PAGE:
Holy Manna
from "Triangles, Squares, Circles, and Diamonds: The "Fasola Folk" and Their Singing Tradition." by Ron Pen, pg. 239-257
In The Music of Multicultural America
By Kip Lornell and Anne K. Rasmussen

No streaming derivative is available.
This song has been used to open "Big Singing Day" in Benton, Kentucky, for over a century now. Unlike the other Sacred Harp example, the Southern Harmony singing is in only three parts: treble, tenor, and bass. The resulting sound is slower, more gentle, and a little more "hollow" without that added counter voice. Notice that the leader of this song, Ray Mofield, calls out "down left" to remind singers to remain silent during the half note rest that begins the song. He also calls out "by the line" which indicates that they are supposed to sing the words instead of the solfege syllables.

The music has an A A B A structure. It begins with an introductory phrase on the words, "Breathren we have met to worship, And adore the Lord our God." This melodic idea is then repeated on the words, "Will you pray with all your power, While we try to preach the word." There is a contrasting phrase accompanying the text, "All is vain unless the spirit of the Holy One comes down." Finally the music returns to the first musical idea on the words, "Brethren pray and holy manna will be showered all around."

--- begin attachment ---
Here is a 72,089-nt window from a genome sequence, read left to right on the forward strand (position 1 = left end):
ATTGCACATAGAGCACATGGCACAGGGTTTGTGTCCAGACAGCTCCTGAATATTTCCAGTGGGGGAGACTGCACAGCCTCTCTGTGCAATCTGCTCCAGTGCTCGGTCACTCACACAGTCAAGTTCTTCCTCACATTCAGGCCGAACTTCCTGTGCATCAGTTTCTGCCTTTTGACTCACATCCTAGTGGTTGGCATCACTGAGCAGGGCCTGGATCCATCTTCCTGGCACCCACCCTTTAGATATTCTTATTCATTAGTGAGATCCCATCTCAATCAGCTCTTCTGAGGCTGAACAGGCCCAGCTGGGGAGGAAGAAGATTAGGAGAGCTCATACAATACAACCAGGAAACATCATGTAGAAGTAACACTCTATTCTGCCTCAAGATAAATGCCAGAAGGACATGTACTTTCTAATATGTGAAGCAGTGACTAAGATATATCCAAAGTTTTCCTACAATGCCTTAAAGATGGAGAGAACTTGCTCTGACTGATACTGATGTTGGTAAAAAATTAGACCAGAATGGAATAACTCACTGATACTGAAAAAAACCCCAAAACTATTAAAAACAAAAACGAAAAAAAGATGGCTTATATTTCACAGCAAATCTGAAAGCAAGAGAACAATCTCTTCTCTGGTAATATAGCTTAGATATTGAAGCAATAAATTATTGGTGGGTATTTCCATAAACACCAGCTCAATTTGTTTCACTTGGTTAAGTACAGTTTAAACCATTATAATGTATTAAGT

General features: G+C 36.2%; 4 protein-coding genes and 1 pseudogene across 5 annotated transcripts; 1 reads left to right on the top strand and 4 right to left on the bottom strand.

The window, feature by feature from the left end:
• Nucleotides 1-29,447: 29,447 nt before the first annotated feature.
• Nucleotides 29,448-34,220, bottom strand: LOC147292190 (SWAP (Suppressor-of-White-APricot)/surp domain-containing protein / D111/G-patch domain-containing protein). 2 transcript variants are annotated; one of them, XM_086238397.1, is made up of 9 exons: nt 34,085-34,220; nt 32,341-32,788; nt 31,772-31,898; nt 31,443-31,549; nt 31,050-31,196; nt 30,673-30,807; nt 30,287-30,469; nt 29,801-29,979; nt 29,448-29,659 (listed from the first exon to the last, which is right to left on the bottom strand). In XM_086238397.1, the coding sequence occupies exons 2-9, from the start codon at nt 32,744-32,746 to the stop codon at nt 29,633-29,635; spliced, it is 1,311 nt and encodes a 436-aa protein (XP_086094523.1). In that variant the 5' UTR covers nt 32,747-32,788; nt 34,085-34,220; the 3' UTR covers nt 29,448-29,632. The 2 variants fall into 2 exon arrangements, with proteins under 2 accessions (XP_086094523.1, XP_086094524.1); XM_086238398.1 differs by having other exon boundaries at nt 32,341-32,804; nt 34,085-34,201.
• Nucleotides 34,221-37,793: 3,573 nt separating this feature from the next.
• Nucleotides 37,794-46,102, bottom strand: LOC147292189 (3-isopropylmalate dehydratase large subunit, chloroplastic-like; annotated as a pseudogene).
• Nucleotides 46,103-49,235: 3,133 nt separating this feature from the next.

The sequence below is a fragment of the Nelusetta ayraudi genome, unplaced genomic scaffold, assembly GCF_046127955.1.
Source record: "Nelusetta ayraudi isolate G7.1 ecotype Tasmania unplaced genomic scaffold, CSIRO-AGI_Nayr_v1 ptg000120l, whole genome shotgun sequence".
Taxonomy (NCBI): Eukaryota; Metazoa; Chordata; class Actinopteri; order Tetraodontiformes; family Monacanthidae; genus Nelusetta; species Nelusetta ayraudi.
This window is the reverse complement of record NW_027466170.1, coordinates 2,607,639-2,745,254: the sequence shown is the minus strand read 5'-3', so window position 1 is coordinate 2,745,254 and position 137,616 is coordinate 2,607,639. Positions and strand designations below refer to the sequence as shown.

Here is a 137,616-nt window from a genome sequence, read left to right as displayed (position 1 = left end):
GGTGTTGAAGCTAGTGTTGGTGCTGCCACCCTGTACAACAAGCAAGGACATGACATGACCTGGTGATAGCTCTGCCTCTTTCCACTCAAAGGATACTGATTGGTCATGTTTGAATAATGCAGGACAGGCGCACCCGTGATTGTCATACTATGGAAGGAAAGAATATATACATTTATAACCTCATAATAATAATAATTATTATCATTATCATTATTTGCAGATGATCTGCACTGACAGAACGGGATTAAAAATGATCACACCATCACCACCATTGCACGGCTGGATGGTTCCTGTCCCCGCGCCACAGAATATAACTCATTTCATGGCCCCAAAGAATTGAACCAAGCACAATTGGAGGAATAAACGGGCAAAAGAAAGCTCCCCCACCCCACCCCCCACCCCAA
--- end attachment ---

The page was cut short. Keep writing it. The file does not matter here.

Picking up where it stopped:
Recording courtesy of the Society for Preservation of Southern Harmony Singing.
1973, Benton, Kentucky.
Southern Harmony singers of Benton, Kentucky, led by Ray Mofield
Shape note notation for "Holy Manna" from The Southern Harmony.
Permission Information: Recording courtesy of the Society for Preservation of Southern Harmony Singing.
Keywords: field recording, shape note singing, The Southern Harmony, hymnody, vocal music